After the Second World War, which revealed the potential of uranium (the heaviest element found in nature) for civilian and military applications, the United States and the USSR engaged in a race to find the heaviest possible elements. This was also a way for them to demonstrate technological superiority. Between 1947 and 1980, American institutes in Berkeley and Los Alamos and the Soviet research centre in Dubna each discovered half a dozen new elements, sometimes nearly at the same time, which gave rise to quarrels over anteriority. They were soon joined by Germany and Japan. The last element synthesised by physicists was oganesson, with 118 protons and 176 neutrons. The new element was discovered in 2012 (and officially named in 2016) in Dubna by a joint team of Russian and American scientists, testifying to the change in relations between the participating countries and the globalisation of research. Nowadays scientists are searching for superheavy elements not so much for reasons of prestige or for their potential applications as to gain a better understanding at a fundamental level of the forces governing the cohesion of matter. Scientists have a general theoretical understanding of why heavier nuclei have quite short lifespans, but certain subtleties remain to be validated. Thus, some superheavy nuclei with very specific numbers of protons and neutrons may be exceptions to the rule and be much more stable, lasting a few minutes or even years without disintegrating. Verifying this experimentally is the current scientific and technical challenge.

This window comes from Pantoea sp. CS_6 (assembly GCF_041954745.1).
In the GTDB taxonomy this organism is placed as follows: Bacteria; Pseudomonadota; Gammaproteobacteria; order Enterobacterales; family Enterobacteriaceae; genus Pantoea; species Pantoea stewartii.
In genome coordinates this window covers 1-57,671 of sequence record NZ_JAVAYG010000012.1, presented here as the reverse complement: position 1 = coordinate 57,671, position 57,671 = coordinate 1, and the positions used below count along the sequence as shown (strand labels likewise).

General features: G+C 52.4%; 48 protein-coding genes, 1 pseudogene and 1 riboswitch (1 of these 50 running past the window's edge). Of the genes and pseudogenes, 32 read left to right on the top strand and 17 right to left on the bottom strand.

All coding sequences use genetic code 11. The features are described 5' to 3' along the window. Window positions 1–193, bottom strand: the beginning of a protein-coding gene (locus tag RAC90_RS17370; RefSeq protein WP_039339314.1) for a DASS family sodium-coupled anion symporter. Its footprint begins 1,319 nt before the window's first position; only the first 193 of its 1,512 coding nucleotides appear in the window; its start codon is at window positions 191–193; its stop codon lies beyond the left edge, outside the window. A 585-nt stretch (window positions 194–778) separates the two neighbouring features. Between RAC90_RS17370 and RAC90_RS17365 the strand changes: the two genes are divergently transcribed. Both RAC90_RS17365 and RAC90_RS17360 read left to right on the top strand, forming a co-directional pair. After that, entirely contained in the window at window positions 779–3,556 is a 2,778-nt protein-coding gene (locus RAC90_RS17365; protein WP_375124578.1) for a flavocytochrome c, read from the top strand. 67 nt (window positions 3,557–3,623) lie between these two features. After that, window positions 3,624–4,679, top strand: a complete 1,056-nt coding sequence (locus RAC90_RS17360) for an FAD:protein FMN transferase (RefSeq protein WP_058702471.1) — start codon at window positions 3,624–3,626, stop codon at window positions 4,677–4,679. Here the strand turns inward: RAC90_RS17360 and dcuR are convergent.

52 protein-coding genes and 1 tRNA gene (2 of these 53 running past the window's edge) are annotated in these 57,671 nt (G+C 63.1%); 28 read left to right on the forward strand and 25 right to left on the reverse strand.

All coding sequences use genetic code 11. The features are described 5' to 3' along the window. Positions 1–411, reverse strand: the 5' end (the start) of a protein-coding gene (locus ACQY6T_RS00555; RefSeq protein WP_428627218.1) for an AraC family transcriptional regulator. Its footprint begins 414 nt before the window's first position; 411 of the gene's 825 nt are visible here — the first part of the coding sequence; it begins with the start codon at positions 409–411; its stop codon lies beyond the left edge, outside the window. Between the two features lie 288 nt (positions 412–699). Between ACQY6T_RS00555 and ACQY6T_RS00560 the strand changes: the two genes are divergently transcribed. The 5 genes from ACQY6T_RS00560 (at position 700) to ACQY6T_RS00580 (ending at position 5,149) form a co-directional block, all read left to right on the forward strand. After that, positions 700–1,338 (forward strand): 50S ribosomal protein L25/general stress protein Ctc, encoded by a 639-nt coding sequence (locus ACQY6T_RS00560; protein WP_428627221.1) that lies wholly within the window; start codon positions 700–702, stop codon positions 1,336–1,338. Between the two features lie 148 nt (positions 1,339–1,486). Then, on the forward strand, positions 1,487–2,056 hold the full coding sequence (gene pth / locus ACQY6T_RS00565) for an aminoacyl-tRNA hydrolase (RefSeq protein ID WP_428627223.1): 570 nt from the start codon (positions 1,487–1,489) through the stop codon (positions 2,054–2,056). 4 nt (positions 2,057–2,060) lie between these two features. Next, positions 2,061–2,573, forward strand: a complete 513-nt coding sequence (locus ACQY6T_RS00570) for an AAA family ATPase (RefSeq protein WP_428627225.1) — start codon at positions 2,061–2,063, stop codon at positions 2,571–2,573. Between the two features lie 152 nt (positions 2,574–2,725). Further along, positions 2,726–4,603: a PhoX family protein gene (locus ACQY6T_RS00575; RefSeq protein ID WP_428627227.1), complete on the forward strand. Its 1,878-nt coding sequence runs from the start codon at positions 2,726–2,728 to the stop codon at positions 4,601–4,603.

Record of heaviness in Dubna
Founded in 1956, the Joint Institute for Nuclear Research in Dubna, Russia has more than 1,000 researchers from 18 countries. Several superheavy elements were synthesised there, including the heaviest element currently known: number 118. In 2016, after a decade of verifications, number 118, along with elements 113, 115 and 117, were officially added to fill the gaps in the periodic table. It was named oganesson in honour of Yuri Oganessian, a pioneer in this type of research at the institute.